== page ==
NEWS4 December 2018

BAME representation improving in ads

Media News Trends UK

UK – Black, Asian and Minority Ethnic (BAME) groups have seen representation in ads double from 12% to 25% since 2015 according to Lloyds Banking Group’s Ethnicity in Advertising report.

However, less than one in 10 ( 7%) of adverts put people from BAME groups as the sole, or main, protagonist.

The report findings came from a semiotic audit of the representation and portrayal of ethnicity in advertising of the top 50 advertising spenders in 2017, a survey of 2000 people to understand whether representation and portrayal has improved and focus groups with ethnic minority groups to review examples of industry advertising.

The research found that people from ethnic minorities are still more likely to feel underrepresented in advertising than white people. One third of Black people feel they are underrepresented and over a quarter of Asian ( 28%) and multi-racial people ( 29%) feel their ethnic groups are not sufficiently represented in advertising campaigns.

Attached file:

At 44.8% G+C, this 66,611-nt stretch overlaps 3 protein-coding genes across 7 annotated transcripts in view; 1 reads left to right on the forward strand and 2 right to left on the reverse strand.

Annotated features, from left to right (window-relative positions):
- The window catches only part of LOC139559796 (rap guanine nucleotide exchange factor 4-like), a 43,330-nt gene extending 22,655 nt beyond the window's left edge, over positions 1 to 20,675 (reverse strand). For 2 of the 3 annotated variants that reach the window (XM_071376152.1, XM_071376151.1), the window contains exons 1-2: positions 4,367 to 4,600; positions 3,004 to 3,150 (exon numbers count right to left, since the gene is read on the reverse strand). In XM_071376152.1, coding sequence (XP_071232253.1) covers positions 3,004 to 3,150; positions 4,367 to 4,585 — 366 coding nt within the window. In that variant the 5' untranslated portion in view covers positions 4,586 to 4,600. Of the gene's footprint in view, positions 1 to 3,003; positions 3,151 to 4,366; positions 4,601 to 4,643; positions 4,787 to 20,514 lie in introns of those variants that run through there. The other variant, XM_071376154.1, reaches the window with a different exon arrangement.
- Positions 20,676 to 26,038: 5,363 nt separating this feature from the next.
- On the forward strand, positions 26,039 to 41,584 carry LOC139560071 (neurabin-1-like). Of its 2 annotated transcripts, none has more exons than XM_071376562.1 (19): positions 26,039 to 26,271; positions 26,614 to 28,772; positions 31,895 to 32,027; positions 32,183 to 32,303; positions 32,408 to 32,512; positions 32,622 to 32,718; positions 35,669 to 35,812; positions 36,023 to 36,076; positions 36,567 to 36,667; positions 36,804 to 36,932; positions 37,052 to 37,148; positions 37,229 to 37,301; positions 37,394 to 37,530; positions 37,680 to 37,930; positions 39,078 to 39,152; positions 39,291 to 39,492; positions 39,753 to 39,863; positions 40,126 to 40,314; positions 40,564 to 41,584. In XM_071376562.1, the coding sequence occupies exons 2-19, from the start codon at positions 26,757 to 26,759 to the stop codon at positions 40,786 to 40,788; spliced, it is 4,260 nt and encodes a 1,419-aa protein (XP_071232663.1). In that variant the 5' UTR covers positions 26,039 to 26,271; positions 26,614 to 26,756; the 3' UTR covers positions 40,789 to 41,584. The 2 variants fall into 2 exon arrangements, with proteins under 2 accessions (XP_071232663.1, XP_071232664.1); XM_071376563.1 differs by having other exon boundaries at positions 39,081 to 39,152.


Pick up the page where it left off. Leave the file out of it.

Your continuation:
The report demonstrates the complexity of identity with some ethnic groups having stronger views about identity than others. While nearly eight in 10 of Black people strongly identify with being described as a Black ethnic group, just over half ( 53%) of Asian people felt a similar strong identity with their ethnicity.

Richard Warren, director, marketing communications at Lloyds Banking Group, said:  “The rise in representation of the BAME community within advertising demonstrates that advertisers are making significant strides in better reflecting modern Britain. However, there is still work to do in the industry. Brands must continue to develop their communications to authentically represent the diversity of the UK.”